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The state of Colorado raised a few eyebrows when it decided to launch its legal sports betting platform on May 1, smack in the middle of a global pandemic and during a time when sports around the globe were mostly shut down. But May numbers show that those in charge must have been looking into a crystal ball. $25.5 million in gross, unaudited sports betting revenue was generated by sportsbooks in the state, easily surpassing expectations for the first, mostly sports-less month of legalization.
Colorado was expected to be one of the most promising “new states” that have welcomed legal sports betting in 2020. The 19th state to legalize sports wagers, Colorado is projected by PlayColorado.com to bring in a healthy $6 billion in bets annually, which would create and estimated $400 million in gross operator revenue and a tidy tax bill for state and local coffers. With May’s numbers seemingly shrugging off a time of limited sports, Colorado looks to be off to a good start in achieving those lofty goals.
“Colorado’s month-one results cement the state as a leader in the US gambling arena. $25 million in revenue is impressive on its own, and it’s even more impressive when you consider how sparse the gambling options are during a globally trying time,” said Chris Nesi, Managing Editor for ColoradoSharp.com. “This first month showcases the strength of the Colorado gaming industry, and I think we’ll continue to see impressive numbers from the state in the future.”
Big names generate big returns
The Colorado market was buoyed in May by the presence of some of the biggest betting providers in the country. BetMGM, BetMonarch, BetRivers, Fox Bet and the two biggest DFS providers in the world staked their claim early in Colorado, giving the platform instant credibility and some serious competition for customers to take advantage of.
Colorado now has 17 land-based casinos with of six online sports wagering services but is expected to have up to 35 mobile sportsbooks operating in the state when it is fully up-and-running. It is notable that the $25.5 million handle came on from just six mobile sportsbooks. Names like PointsBet, William Hill CircaSports, SuperBook USA, Bet365, Betfred and theScore Bet are all lined up to go live in Colorado making the state one of the most exciting markets in the country.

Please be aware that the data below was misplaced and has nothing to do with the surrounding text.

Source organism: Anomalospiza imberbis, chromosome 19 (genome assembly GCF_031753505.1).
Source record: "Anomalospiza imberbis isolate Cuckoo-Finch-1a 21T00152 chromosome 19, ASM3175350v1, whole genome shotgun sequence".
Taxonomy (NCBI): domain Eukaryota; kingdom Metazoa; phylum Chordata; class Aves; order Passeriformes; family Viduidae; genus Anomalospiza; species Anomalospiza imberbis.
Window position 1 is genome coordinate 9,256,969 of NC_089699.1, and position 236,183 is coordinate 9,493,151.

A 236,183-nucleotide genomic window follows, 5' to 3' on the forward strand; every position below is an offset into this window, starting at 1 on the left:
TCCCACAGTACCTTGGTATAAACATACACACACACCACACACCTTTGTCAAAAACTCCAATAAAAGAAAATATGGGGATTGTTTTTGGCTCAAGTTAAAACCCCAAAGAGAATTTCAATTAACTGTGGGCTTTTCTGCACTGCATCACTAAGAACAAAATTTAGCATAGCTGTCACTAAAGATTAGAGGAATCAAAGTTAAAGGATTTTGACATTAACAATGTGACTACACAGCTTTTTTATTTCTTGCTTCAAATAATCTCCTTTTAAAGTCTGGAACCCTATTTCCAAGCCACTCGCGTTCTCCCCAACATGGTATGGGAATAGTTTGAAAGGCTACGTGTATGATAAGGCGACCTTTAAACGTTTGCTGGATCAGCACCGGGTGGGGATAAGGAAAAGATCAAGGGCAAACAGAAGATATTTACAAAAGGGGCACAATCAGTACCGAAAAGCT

For comparison sake…
Indiana, which is widely considered one of the top-5 successful pro-betting states generated $35 million in bets in October, 2019 during its first month of legalized betting – and that was a month that saw all major sports in full swing, including the cash-cow, the NFL. Colorado’s $25.5 million handle in May looks that much better when considering that.
The state of Oregon, which boasts 57,000 registered legal betting customers had a handle of $7.3 million in May and it has been live since October as well. That means that Colorado, the newest state to welcome sports betting generated over 3-times what an experienced state with a definite wagering foundation managed.
Colorado’s handle came on the heels of what???
May’s sports scene, although better than what we saw in April was still slim to say the least. Sure, we saw three UFC events, NASCAR racing, the PGA’s The Match: Champions for Charity and German soccer but the Colorado’s handle was still mostly reliant on futures betting, table tennis and Korean baseball.
Although there has certainly been some great news on impending pro sports returns, it looks like bettors in Colorado will have to wait until August before a full slate of betting opportunities returns and a real reflection of just how popular their sports betting platform will be.
The NHL and NBA already have deals in place to commence their seasons, golf comes back later this week, the NFL is so far all-systems-go and MLB is trying its best to get back on the field. The sky is the limit for Colorado once the sporting world returns to full health and has only increased the intensity of their spotlight with an unexpected, nearly unfathomable May.